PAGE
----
Recently I have been involved in, or on the fringes of quite a few discussions regarding either the meaning, or the value, or the purpose of life. Certainly one of he biggest questions we ask ourselves. Since I have just completed my 42nd year of life, and 42 is alleged by Douglas Adams to be the answer to the question of life, the universe and everything; I thought I might have a go.
But first lets pair this down a bit. All three of these words, when applied in this question mean relatively the same thing. Kind of like how asking how much would you pay for X, has the same sentiment as the asking what would you do for X. They are all words used to query value.
So in this type of existential question, no matter how phrased, we are simply trying to determine a value. When we question the meaning of life, we are trying to asses it’s specified importance, a value. When we question the purpose of life, we are trying to asses its reason for being, again a value. Finally, of course when we ask the value of life – well it is plain to see.
Now, if we hypothesize some outside authority which determines values, we should find no confusion or disagreement as to what those values then are. After all we do not quarrel with each other about the price of the bakers bread – the price is clearly labeled by the baker. But since life is valued differently throughout history and by different race or species, it seems plain to see that there is no evidence for pre existing value in this regard. Therefore we must allow Occam’s razor to slice and operate under the assumption that there is no objective or intrinsic meaning, purpose or value to life.
We are then forced to look for subjective meaning in life. But as a philosophy that also is fraught with problems which I will go into in a moment. But first, lets discuss how value is derived.
Value is a basket term to note the usefulness, worth or advantage of a thing in relation to another thing or things. It is a verbal = sign. The value of 1 US Dollar = (roughly) 7.8 HK Dollars. Or the value of a meal = the labor I will expend to secure food and prepare it, either through direct acts or through barter, trade or theft. So value is always a relation between at least two subjects. This is where subjectivity becomes muddied.
Even if I was lost on a dessert isle the value of catching a fish may be subjectively quite high for me, but to the fish the value of my catching it is quite low indeed. So what is the true value of the life of the fish? Clearly it can not be a subjective value, in and of itself.
If we add a third human, an uninterested observer and ask them to determine the value, they may value a human life over a fishes (this is of course by no means certain) but even if they do, the actual value is not made any clearer by this new perspective. It is actually made more complex. And it remains as far from an objective state as it ever was.
In the same light we can assume the meaning or purpose of all life is equally confounding. Perhaps to our selves our purpose is to have children, but to our children our purpose is to care for them, to the tax man our purpose is to pay taxes, to the community our purpose may be to work for community goals, and to the worms our sole purpose is to become worm food. What value can we say is the correct one? The most consistently applied to life is the worms who themselves become worm food. But most would find this a disagreeable subjective value.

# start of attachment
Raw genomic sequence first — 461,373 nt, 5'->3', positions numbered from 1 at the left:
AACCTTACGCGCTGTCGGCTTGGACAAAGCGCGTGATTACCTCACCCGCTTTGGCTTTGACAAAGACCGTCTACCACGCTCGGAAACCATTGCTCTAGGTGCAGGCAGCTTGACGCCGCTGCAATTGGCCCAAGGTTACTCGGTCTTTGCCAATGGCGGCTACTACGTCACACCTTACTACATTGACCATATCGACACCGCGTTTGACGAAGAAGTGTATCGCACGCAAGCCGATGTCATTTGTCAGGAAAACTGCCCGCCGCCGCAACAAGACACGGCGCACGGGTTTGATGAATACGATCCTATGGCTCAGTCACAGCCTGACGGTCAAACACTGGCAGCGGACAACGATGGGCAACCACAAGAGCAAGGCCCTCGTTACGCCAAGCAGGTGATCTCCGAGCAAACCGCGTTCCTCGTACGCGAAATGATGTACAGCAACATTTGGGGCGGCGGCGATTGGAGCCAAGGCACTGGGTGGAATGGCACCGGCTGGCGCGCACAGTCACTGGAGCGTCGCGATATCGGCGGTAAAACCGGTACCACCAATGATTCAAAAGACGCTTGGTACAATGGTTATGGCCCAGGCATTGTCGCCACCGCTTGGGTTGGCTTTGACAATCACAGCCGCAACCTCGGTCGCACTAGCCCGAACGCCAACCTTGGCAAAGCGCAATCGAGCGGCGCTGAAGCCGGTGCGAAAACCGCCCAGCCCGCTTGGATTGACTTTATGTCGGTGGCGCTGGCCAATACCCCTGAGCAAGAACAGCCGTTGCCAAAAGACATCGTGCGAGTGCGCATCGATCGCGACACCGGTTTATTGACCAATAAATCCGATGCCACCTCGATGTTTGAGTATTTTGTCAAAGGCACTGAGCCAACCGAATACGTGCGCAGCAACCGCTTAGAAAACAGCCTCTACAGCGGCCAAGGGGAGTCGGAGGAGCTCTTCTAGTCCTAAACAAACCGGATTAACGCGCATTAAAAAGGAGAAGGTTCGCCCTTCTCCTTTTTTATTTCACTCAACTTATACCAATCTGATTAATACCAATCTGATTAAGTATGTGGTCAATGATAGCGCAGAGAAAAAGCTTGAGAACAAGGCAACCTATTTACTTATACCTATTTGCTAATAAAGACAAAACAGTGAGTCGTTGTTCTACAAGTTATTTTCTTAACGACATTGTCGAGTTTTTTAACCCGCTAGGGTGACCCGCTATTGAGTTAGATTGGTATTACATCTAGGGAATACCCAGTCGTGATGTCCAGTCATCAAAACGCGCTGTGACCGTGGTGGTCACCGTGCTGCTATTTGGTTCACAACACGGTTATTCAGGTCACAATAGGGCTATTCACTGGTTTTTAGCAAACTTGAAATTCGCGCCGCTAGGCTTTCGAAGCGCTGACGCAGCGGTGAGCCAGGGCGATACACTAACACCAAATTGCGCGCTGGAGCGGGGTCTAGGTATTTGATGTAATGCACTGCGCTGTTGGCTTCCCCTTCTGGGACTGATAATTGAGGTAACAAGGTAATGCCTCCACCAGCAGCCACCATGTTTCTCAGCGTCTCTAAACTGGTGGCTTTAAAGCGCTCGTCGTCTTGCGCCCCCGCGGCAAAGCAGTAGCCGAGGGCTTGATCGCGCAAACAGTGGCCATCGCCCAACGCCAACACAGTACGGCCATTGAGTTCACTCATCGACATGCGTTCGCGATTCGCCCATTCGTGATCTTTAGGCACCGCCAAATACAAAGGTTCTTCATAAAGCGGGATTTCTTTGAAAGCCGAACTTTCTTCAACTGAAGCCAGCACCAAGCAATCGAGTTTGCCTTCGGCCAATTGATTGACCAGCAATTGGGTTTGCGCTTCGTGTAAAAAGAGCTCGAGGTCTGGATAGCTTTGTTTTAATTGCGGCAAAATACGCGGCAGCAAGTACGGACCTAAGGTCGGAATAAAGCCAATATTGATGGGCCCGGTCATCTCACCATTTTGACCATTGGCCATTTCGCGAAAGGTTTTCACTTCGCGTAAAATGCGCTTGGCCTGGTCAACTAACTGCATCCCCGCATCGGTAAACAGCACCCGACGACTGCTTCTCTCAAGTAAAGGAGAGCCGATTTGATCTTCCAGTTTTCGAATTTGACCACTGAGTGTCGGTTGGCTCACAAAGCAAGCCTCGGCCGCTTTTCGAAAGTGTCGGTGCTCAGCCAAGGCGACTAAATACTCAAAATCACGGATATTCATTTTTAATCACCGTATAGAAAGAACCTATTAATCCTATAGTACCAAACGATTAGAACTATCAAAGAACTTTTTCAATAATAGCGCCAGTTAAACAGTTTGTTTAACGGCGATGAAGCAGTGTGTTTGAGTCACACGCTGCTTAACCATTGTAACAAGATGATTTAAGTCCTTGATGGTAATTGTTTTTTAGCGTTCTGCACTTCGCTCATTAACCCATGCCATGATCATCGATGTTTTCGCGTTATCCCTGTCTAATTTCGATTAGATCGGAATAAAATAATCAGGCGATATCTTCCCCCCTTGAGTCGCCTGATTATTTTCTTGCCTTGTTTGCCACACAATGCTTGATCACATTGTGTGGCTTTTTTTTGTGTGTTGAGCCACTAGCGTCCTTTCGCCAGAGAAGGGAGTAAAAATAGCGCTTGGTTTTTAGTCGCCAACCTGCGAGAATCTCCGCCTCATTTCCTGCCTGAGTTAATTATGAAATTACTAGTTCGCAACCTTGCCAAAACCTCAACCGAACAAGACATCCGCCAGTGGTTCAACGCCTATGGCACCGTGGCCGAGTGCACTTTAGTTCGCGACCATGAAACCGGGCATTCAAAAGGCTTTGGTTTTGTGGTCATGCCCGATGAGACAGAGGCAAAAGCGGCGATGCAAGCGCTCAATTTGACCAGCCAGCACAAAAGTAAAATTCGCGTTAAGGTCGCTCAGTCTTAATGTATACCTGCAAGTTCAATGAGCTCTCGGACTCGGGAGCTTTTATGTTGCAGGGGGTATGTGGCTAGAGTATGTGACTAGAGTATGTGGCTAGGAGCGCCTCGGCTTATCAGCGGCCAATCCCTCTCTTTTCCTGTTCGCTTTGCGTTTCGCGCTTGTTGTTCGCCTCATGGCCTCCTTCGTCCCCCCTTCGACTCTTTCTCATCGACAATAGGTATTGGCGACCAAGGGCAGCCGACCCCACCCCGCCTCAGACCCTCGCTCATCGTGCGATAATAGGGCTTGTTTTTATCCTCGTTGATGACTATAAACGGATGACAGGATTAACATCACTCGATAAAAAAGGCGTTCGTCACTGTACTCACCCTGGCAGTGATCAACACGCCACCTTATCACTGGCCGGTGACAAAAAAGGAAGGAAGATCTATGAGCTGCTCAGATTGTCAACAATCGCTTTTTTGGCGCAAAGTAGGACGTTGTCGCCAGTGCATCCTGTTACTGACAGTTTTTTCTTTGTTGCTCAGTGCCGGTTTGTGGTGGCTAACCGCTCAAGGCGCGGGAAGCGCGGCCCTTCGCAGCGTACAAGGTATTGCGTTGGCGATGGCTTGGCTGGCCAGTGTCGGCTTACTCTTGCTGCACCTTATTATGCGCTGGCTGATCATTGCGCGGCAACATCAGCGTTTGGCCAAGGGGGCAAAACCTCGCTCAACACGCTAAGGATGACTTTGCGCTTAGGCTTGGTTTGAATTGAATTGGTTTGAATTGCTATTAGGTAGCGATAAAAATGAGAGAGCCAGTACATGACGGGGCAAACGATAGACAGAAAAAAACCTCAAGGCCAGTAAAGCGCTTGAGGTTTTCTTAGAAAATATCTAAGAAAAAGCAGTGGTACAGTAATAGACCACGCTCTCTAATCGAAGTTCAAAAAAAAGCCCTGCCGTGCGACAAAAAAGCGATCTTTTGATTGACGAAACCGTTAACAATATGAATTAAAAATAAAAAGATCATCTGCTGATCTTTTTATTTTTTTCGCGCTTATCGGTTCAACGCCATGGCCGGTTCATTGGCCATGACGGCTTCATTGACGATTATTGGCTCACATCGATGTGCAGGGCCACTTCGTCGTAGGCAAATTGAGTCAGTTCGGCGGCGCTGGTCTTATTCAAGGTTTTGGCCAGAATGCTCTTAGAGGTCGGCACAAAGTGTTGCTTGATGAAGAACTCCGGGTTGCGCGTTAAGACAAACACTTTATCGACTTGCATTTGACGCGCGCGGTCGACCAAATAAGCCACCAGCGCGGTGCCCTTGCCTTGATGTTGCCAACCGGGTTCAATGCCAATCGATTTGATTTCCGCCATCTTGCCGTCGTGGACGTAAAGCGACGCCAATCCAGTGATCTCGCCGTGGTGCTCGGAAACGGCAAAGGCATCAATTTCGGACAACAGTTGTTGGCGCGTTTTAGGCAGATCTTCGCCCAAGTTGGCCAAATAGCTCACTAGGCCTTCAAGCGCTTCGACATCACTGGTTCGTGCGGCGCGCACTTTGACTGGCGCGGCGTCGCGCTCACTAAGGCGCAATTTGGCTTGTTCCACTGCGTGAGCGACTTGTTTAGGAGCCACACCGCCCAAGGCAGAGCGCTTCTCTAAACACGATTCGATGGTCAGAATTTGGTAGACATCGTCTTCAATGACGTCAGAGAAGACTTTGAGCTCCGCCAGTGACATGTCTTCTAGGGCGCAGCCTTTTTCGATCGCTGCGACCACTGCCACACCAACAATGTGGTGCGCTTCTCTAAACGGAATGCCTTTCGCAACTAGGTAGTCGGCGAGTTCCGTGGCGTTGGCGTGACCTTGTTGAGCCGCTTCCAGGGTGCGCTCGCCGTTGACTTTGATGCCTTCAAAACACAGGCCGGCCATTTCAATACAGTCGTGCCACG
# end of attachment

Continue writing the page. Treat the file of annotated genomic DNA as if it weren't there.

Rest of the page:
As I said this is an interminable problem, and one that I think has no obtainable answer. The best we can hope is to take a sort of free market approach and come up with a philosophical answer that does not determine value but provides an abstract, notional formula for making a value judgement.
In free market economics the value of a thing is not determined solely by the value set by the seller, except in setting the lowest price they are wiling to sell for. Similarly the price is not determined by the buyer except in determining the highest price they are willing to pay. So in a pure 2 subject free market, at best we can determine high and low brackets for the value of a thing. Even once the trade takes place the actual selling price is only the value for an instant, if that.
I contend a similar, but ridiculously more complex formula is the best we can do in trying to asses value, meaning, or purpose to life. That the actual value is an abstract amalgamation of all the different interested parties. I am of distinct and varying value to my staff, my spouse, my community, my friends, my extended family, my suppliers, the environment, all life on this world, and so on. And, the difficulty of determining this is further confounded by the fact that many of these amalgamated, subjective values will change frequently depending on the specific relationships. When I am feeding the cow my value in relation to it goes up, but when I am preparing the butchers knife my value to the cow plummets.
The inclination then is to return to a subjective stance. To assert that the only value is the value as I see it. But of course our own subjective values are all contingent on relationships as well, and change with great frequency as those relationships change. Even so, regardless of our momentary whim, our value to the butcher, the brewer or the baker is only what benefit we can be to them, and nothing more. So to assert that subjective value is the only practical or best measure is to fool ourselves, and to take into account only a fraction of reality.